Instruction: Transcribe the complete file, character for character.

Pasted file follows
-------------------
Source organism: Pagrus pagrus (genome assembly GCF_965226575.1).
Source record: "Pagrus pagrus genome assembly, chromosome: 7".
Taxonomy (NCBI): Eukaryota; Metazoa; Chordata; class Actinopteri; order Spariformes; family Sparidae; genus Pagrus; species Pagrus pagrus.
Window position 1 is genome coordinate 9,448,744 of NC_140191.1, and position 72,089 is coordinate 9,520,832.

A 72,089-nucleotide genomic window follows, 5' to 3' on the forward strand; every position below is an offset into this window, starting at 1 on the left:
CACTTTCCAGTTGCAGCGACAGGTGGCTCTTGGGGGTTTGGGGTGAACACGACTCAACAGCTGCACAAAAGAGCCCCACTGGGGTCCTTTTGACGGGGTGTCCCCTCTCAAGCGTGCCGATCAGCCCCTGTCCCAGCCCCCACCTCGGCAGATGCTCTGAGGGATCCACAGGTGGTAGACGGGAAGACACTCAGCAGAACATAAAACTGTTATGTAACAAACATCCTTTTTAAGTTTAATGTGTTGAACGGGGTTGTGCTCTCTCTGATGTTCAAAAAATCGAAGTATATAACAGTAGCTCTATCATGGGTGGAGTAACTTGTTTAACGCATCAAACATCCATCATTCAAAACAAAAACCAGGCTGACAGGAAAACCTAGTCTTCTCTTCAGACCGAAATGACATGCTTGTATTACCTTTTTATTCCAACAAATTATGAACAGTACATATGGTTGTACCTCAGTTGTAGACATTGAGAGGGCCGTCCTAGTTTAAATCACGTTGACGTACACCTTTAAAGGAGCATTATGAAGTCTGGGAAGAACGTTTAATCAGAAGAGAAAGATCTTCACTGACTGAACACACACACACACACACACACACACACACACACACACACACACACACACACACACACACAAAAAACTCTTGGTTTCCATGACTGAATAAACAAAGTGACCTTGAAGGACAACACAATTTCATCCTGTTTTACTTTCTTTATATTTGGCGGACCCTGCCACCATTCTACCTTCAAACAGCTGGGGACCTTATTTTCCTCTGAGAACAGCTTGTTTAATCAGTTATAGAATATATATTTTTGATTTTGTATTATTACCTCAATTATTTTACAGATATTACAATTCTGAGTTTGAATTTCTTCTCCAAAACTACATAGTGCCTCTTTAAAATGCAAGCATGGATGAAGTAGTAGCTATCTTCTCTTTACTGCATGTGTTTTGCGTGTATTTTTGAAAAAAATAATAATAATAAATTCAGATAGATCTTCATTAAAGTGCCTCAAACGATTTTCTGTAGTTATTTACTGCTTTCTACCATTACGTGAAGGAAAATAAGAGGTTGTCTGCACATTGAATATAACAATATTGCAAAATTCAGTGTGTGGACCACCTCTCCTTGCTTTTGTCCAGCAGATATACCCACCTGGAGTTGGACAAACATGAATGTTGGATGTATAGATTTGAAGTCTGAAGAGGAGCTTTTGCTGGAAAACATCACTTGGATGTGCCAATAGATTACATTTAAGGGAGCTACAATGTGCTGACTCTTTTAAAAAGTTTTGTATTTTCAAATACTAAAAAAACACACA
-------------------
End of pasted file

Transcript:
Source organism: Pagrus pagrus (genome assembly GCF_965226575.1).
Source record: "Pagrus pagrus genome assembly, chromosome: 7".
Taxonomy (NCBI): Eukaryota; Metazoa; Chordata; class Actinopteri; order Spariformes; family Sparidae; genus Pagrus; species Pagrus pagrus.
Window position 1 is genome coordinate 9,448,744 of NC_140191.1, and position 72,089 is coordinate 9,520,832.

A 72,089-nucleotide genomic window follows, 5' to 3' on the forward strand; every position below is an offset into this window, starting at 1 on the left:
CACTTTCCAGTTGCAGCGACAGGTGGCTCTTGGGGGTTTGGGGTGAACACGACTCAACAGCTGCACAAAAGAGCCCCACTGGGGTCCTTTTGACGGGGTGTCCCCTCTCAAGCGTGCCGATCAGCCCCTGTCCCAGCCCCCACCTCGGCAGATGCTCTGAGGGATCCACAGGTGGTAGACGGGAAGACACTCAGCAGAACATAAAACTGTTATGTAACAAACATCCTTTTTAAGTTTAATGTGTTGAACGGGGTTGTGCTCTCTCTGATGTTCAAAAAATCGAAGTATATAACAGTAGCTCTATCATGGGTGGAGTAACTTGTTTAACGCATCAAACATCCATCATTCAAAACAAAAACCAGGCTGACAGGAAAACCTAGTCTTCTCTTCAGACCGAAATGACATGCTTGTATTACCTTTTTATTCCAACAAATTATGAACAGTACATATGGTTGTACCTCAGTTGTAGACATTGAGAGGGCCGTCCTAGTTTAAATCACGTTGACGTACACCTTTAAAGGAGCATTATGAAGTCTGGGAAGAACGTTTAATCAGAAGAGAAAGATCTTCACTGACTGAACACACACACACACACACACACACACACACACACACACACACACACACACACACACACACAAAAAACTCTTGGTTTCCATGACTGAATAAACAAAGTGACCTTGAAGGACAACACAATTTCATCCTGTTTTACTTTCTTTATATTTGGCGGACCCTGCCACCATTCTACCTTCAAACAGCTGGGGACCTTATTTTCCTCTGAGAACAGCTTGTTTAATCAGTTATAGAATATATATTTTTGATTTTGTATTATTACCTCAATTATTTTACAGATATTACAATTCTGAGTTTGAATTTCTTCTCCAAAACTACATAGTGCCTCTTTAAAATGCAAGCATGGATGAAGTAGTAGCTATCTTCTCTTTACTGCATGTGTTTTGCGTGTATTTTTGAAAAAAATAATAATAATAAATTCAGATAGATCTTCATTAAAGTGCCTCAAACGATTTTCTGTAGTTATTTACTGCTTTCTACCATTACGTGAAGGAAAATAAGAGGTTGTCTGCACATTGAATATAACAATATTGCAAAATTCAGTGTGTGGACCACCTCTCCTTGCTTTTGTCCAGCAGATATACCCACCTGGAGTTGGACAAACATGAATGTTGGATGTATAGATTTGAAGTCTGAAGAGGAGCTTTTGCTGGAAAACATCACTTGGATGTGCCAATAGATTACATTTAAGGGAGCTACAATGTGCTGACTCTTTTAAAAAGTTTTGTATTTTCAAATACTAAAAAAACACACA